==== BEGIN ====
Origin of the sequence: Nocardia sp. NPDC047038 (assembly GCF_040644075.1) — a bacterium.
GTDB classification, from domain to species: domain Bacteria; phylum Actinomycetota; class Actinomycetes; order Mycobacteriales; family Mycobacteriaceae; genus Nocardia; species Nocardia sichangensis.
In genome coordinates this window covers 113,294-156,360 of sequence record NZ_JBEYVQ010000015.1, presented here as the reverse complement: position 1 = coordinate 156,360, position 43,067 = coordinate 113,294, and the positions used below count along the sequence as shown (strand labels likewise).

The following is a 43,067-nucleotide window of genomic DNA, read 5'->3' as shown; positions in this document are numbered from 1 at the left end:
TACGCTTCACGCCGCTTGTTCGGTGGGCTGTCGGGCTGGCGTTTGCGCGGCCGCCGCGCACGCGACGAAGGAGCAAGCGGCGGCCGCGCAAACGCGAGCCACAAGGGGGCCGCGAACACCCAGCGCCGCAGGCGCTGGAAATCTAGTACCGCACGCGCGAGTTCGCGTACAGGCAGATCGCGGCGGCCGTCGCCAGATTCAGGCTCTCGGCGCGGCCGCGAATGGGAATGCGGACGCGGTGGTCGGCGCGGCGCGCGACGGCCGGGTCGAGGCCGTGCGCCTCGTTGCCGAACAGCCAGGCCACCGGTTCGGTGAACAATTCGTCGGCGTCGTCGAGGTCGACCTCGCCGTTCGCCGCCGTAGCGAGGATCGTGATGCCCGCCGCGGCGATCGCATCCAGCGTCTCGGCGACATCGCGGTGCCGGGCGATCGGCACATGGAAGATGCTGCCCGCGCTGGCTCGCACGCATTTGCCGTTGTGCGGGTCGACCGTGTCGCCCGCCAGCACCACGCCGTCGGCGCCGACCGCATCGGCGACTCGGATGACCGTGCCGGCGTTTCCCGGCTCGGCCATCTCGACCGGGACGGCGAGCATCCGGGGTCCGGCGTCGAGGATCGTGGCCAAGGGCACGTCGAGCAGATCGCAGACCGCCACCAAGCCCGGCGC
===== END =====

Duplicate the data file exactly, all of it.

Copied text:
Origin of the sequence: Nocardia sp. NPDC047038 (assembly GCF_040644075.1) — a bacterium.
GTDB classification, from domain to species: domain Bacteria; phylum Actinomycetota; class Actinomycetes; order Mycobacteriales; family Mycobacteriaceae; genus Nocardia; species Nocardia sichangensis.
In genome coordinates this window covers 113,294-156,360 of sequence record NZ_JBEYVQ010000015.1, presented here as the reverse complement: position 1 = coordinate 156,360, position 43,067 = coordinate 113,294, and the positions used below count along the sequence as shown (strand labels likewise).

The following is a 43,067-nucleotide window of genomic DNA, read 5'->3' as shown; positions in this document are numbered from 1 at the left end:
TACGCTTCACGCCGCTTGTTCGGTGGGCTGTCGGGCTGGCGTTTGCGCGGCCGCCGCGCACGCGACGAAGGAGCAAGCGGCGGCCGCGCAAACGCGAGCCACAAGGGGGCCGCGAACACCCAGCGCCGCAGGCGCTGGAAATCTAGTACCGCACGCGCGAGTTCGCGTACAGGCAGATCGCGGCGGCCGTCGCCAGATTCAGGCTCTCGGCGCGGCCGCGAATGGGAATGCGGACGCGGTGGTCGGCGCGGCGCGCGACGGCCGGGTCGAGGCCGTGCGCCTCGTTGCCGAACAGCCAGGCCACCGGTTCGGTGAACAATTCGTCGGCGTCGTCGAGGTCGACCTCGCCGTTCGCCGCCGTAGCGAGGATCGTGATGCCCGCCGCGGCGATCGCATCCAGCGTCTCGGCGACATCGCGGTGCCGGGCGATCGGCACATGGAAGATGCTGCCCGCGCTGGCTCGCACGCATTTGCCGTTGTGCGGGTCGACCGTGTCGCCCGCCAGCACCACGCCGTCGGCGCCGACCGCATCGGCGACTCGGATGACCGTGCCGGCGTTTCCCGGCTCGGCCATCTCGACCGGGACGGCGAGCATCCGGGGTCCGGCGTCGAGGATCGTGGCCAAGGGCACGTCGAGCAGATCGCAGACCGCCACCAAGCCCGGCGC